Tuesday, January 18, 2011

Poster of the Week

Museum Censorship
Artist Unknown
Source: Hyperallergic.com

CSPG’s Poster-of-the-Week protests the recent art censorship in the Smithsonian’s National Portrait Gallery in Washington, D.C., and the Museum of Contemporary Art (MoCA), in Los Angeles.

CENSORSHIP IN LOS ANGELES—Deeming it potentially offensive, Jeffrey Deitch, MoCA’s new director, last month whitewashed a mural he commissioned by Blu, an internationally renowned Italian street artist. The mural was to be an important part of MoCA’s upcoming street art exhibition, Art in the Street. Blu’s powerful anti-war mural featured coffins draped in dollar bills. Admitting he had received no complaints, Deitch said he destroyed the mural as he thought it would offend veterans. What really offends the veterans we’ve spoken with is the war and the war-profiteering targeted in the mural.

CENSORSHIP IN WASHINGTON D.C.—The National Portrait Gallery’s critically acclaimed Hide/Seek: Difference and Desire in American Portraiture is the first major museum exhibition to focus on gay-themed portraiture in American art—from the 19th century to the present—and to show how art reflects society's evolving and changing attitudes towards sexual difference. New York artist David Wojnarowicz made A Fire in My Belly in 1986-87, after being diagnosed with HIV. In the work, he addresses the suffering of an AIDS victim, mortality and his own Catholic upbringing. Wojnarowicz died of complications from AIDS in 1992 at the age of 37.

Over-reacting to complaints by Republican congressional leaders, Wayne Clough, Secretary of the Smithsonian Museum, removed a four minute excerpt of Wojnarowicz’s video which included an 11-second section showing ants crawling over a crucifix. The Catholic League and some conservative U.S. politicians led by House Speaker Rep. John Boehner (OH) and House Majority Whip Rep. Eric Cantor (VA), called the work hate speech against Christians and threatened to cut the Smithsonian’s funding if they did not remove the video.

We applaud The Andy Warhol Foundation for the Visual Arts, one of the principal sponsors of Hide/Seek for saying they would not fund future Smithsonian projects unless the video is restored to the exhibition. We also applaud all the museums and websites now showing A Fire in My Belly.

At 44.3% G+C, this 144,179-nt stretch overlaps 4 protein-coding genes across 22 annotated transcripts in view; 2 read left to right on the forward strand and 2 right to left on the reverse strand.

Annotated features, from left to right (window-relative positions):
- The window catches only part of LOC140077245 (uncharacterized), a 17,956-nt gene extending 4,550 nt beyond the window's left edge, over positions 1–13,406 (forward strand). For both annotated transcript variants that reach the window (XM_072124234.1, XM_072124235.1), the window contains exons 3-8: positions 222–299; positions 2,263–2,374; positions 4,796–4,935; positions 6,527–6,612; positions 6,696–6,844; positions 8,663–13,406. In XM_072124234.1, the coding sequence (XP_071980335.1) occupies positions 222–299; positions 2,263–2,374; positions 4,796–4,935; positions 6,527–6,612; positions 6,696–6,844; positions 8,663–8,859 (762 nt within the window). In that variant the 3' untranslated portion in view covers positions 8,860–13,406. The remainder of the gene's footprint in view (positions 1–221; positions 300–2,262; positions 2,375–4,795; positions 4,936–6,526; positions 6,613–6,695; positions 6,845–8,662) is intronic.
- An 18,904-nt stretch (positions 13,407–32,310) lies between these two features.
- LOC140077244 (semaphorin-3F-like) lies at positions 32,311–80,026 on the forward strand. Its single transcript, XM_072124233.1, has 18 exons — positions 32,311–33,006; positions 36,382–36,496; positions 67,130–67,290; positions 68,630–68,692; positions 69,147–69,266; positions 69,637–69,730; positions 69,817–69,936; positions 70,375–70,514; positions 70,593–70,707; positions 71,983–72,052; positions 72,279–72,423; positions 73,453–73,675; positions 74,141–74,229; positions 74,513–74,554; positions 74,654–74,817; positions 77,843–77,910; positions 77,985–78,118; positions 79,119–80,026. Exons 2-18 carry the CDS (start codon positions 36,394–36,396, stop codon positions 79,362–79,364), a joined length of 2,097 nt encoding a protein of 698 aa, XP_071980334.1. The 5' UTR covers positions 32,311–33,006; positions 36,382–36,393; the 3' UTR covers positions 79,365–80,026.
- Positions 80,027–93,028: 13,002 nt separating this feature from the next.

Wayne Clough will speak at the Biltmore Hotel in Los Angeles on January 20th at noon as part of Town Hall Los Angeles public issues series.

PLEASE JOIN US for a Funeral Procession for Freedom of Expression!

506 South Grand Avenue (Across from Pershing Square)
Los Angeles, CA 90071


If you can’t be there, please write to your elected representatives to say that censorship of the arts is unacceptable, unpatriotic and un-American.

Art is supposed to be provocative. Art is supposed to educate, agitate and inspire public debate. The debate that results from censoring art focuses more on the act of censorship, than on the art itself. Why was it removed? What was it saying? Whose buttons did it push?

CSPG’s Poster-of-the-Week was based on the Parental Advisory Label invented in 1990 by the Recording Industry Association of America—the label consists of four words: "Parental Advisory/Explicit Content." The label was the result of pressure from The Parents Music Resource Center (PMRC) a committee formed in 1985 with the goal of increasing parental control over the access of children to music deemed to be violent or sexually suggestive. The committee was founded by four women, including Tipper Gore, wife of Senator and later Vice President Al Gore and Susan Baker, wife of Treasury Secretary James Baker. To some, it has become known as the "Tipper sticker" because of Tipper Gore’s visible role in the PMRC.

Some retailers (such as Wal-Mart) refuse to sell albums containing the label, and many others limit the sale of such albums to adults only, although most stores have settled on an age limit of 17 in order to buy an album containing the label.

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